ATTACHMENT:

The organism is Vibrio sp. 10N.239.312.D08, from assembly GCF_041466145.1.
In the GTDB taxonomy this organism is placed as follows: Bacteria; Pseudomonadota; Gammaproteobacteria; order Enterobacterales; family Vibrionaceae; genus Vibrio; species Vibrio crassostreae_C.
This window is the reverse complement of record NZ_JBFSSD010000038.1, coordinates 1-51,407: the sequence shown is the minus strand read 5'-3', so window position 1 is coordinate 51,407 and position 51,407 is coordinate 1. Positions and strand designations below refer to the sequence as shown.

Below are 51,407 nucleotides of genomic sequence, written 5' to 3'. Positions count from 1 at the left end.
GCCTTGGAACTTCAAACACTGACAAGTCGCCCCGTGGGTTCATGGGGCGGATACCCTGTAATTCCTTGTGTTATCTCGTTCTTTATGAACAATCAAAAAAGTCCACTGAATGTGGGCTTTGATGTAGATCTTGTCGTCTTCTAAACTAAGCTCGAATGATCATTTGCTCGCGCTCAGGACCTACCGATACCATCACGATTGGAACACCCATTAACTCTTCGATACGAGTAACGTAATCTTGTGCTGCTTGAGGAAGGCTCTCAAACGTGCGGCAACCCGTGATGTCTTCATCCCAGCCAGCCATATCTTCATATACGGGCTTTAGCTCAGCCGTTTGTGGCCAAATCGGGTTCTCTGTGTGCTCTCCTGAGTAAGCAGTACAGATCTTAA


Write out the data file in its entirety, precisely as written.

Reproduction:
The organism is Vibrio sp. 10N.239.312.D08, from assembly GCF_041466145.1.
In the GTDB taxonomy this organism is placed as follows: Bacteria; Pseudomonadota; Gammaproteobacteria; order Enterobacterales; family Vibrionaceae; genus Vibrio; species Vibrio crassostreae_C.
This window is the reverse complement of record NZ_JBFSSD010000038.1, coordinates 1-51,407: the sequence shown is the minus strand read 5'-3', so window position 1 is coordinate 51,407 and position 51,407 is coordinate 1. Positions and strand designations below refer to the sequence as shown.

Below are 51,407 nucleotides of genomic sequence, written 5' to 3'. Positions count from 1 at the left end.
GCCTTGGAACTTCAAACACTGACAAGTCGCCCCGTGGGTTCATGGGGCGGATACCCTGTAATTCCTTGTGTTATCTCGTTCTTTATGAACAATCAAAAAAGTCCACTGAATGTGGGCTTTGATGTAGATCTTGTCGTCTTCTAAACTAAGCTCGAATGATCATTTGCTCGCGCTCAGGACCTACCGATACCATCACGATTGGAACACCCATTAACTCTTCGATACGAGTAACGTAATCTTGTGCTGCTTGAGGAAGGCTCTCAAACGTGCGGCAACCCGTGATGTCTTCATCCCAGCCAGCCATATCTTCATATACGGGCTTTAGCTCAGCCGTTTGTGGCCAAATCGGGTTCTCTGTGTGCTCTCCTGAGTAAGCAGTACAGATCTTAA